To address these assumptions, we first investigated the effect of β2AR overexpression on the proliferation, migration, adhesion, and NO secretion of EPCs. We found that when EPCs were stimulated with FENO, the rates of proliferation and migration were significantly higher in EPCs that overexpressed β2ARs, indicating that FENO-induced functions were enhanced by β2AR overexpression in EPCs. Furthermore, our results showed that TNF-α-induced adhesion and NO secretion were enhanced by β2AR overexpression in EPCs. Given the close association between β2AR and EPC function, deeper insight into the contribution of β2AR expression in EPCs to accelerated re-endothelialization may be of clinical importance for the treatment of CVDs. We investigated the effect of infusing cultured PB-derived EPCs in a previously described nude mouse model of carotid artery injury. As shown in Fig. 4b, β2AR overexpression in the infused EPCs resulted in a significantly larger area of re-endothelialization, suggesting that β2AR signaling might be an important molecular mechanism that contributes to enhanced re-endothelialization by EPCs. Notably, the SDF-1α/CXCR4 interaction plays an important role in the regulation of a variety of cellular functions, including cell migration, proliferation, survival, and angiogenesis. Previous studies have demonstrated that the SDF-1a/CXCR4 axis is crucial for the therapeutic integrity of EPCs and their ability to home to injured vessels. For example, investigators showed that SDF-1a was involved in ischemia-mediated mobilization and homing in EPCs after vascular injury [18]. It has also been reported that CXCR4 expression restored the functions of EPCs in hypertensive patients [23]. Our data showed that stimulation with β2AR promoted EPC function and significantly increased SDF-1a and CXCR4 expression in cultured EPCs, especially in EPCs that overexpressed β2AR. These data collectively suggest that β2AR is an important potential therapeutic target and that β2AR-mediated EPC functions are dependent, at least in part, on the production of SDF-1a/CXCR4 and may otherwise be equal to the SDF/CXCR4 axis in the biology of EPCs. Therefore, our results indicate that transplantation of EPCs that have enhanced β2AR expression could be used as a novel therapy for treating vascular endothelial injuries.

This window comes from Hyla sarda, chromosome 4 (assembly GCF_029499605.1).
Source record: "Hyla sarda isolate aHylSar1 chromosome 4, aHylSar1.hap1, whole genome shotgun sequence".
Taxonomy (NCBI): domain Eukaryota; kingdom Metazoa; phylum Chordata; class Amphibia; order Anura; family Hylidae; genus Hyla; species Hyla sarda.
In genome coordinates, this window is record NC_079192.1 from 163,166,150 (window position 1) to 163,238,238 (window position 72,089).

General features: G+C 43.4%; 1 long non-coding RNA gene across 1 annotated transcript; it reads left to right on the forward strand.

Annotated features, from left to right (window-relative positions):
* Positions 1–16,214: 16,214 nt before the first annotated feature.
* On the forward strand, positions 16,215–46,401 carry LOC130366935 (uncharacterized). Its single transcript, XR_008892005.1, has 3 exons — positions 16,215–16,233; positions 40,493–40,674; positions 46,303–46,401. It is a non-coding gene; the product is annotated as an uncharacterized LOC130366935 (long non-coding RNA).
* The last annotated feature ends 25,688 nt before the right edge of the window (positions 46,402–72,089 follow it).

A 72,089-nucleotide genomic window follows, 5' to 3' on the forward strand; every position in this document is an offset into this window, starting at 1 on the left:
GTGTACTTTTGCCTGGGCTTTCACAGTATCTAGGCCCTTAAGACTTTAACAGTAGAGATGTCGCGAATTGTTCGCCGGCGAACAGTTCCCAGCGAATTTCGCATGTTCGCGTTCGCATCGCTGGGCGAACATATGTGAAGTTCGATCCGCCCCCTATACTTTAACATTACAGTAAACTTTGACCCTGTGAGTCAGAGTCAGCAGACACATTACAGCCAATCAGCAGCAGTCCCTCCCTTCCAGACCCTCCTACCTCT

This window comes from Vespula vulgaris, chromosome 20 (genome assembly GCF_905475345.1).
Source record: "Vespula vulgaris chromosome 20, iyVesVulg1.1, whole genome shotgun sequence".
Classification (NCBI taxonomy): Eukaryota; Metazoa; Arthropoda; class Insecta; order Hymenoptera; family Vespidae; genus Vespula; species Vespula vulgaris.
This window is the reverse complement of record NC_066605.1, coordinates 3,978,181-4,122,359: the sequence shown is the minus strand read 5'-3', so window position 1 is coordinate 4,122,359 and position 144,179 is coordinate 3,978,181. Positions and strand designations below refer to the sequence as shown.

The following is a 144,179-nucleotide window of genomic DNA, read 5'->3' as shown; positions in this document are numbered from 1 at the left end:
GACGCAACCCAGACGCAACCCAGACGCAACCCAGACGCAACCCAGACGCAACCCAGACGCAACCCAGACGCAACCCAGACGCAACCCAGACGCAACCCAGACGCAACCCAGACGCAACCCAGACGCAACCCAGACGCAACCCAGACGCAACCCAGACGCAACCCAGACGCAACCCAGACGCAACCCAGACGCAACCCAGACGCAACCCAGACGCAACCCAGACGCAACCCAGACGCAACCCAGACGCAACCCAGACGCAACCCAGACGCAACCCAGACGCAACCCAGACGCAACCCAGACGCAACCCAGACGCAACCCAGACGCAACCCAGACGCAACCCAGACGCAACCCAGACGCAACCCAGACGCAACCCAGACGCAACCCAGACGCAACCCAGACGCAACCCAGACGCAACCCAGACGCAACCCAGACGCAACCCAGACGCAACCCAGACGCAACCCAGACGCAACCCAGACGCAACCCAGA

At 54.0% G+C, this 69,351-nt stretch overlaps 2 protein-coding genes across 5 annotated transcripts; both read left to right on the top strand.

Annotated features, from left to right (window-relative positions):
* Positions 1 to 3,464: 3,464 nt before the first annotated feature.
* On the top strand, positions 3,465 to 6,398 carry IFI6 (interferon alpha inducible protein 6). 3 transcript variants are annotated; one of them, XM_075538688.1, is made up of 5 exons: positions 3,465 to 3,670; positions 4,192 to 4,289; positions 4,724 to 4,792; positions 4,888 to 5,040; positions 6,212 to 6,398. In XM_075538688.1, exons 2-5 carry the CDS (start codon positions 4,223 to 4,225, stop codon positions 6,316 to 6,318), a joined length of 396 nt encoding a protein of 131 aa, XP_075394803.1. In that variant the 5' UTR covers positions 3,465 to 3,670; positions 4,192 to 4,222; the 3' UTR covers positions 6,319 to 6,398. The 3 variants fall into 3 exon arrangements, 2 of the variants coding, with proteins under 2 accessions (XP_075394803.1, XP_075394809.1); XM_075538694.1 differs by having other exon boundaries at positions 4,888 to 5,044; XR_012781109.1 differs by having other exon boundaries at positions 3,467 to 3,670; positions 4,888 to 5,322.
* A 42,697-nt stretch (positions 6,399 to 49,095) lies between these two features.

In regard to how β2AR gene transfer modulates re-endothelialization, several lines of evidence have shown that activation of β2ARs promoted the proliferation and survival of cardiac progenitor cells in association with increased eNOS phosphorylation [24, 25]. Akt, a multifunctional regulator of cell survival, is a downstream effector of phosphatidylinositol-3 kinase (PI3K). It is widely accepted that activating Akt phosphorylation stimulates eNOS phosphorylation at Ser1177 and increases endothelial NO production, which is involved in the mobilization of stem and progenitor cells [26]. Our current data demonstrate that this signal paradigm also exists in EPCs because β2AR stimulation increased the phosphorylation of Akt and eNOS, which is consistent with increased EPC proliferation, migration, and adhesion function in vitro and with accelerated re-endothelialization in vivo. These cellular effects are blocked by β2AR/Akt/eNOS inhibition. Furthermore, we upregulated the expression of β2AR via Ad5/β2AR gene transfer and found that the increased re-endothelialization capacity that was induced in the cultured EPCs that overexpressed β2AR was blocked by the β2AR inhibitor ICI111, 181; the Akt inhibitor LY294002; and the eNOS inhibitor L-NAME. These data strongly support the hypothesis that β2AR plays a crucial role in the regulation of vascular repairs by circulating EPCs. We believe that this study is also the first to provide data indicating that mechanisms involving β2AR signaling underlie the functions of EPCs in vitro and their capacity to re-endothelialize injuries in vivo.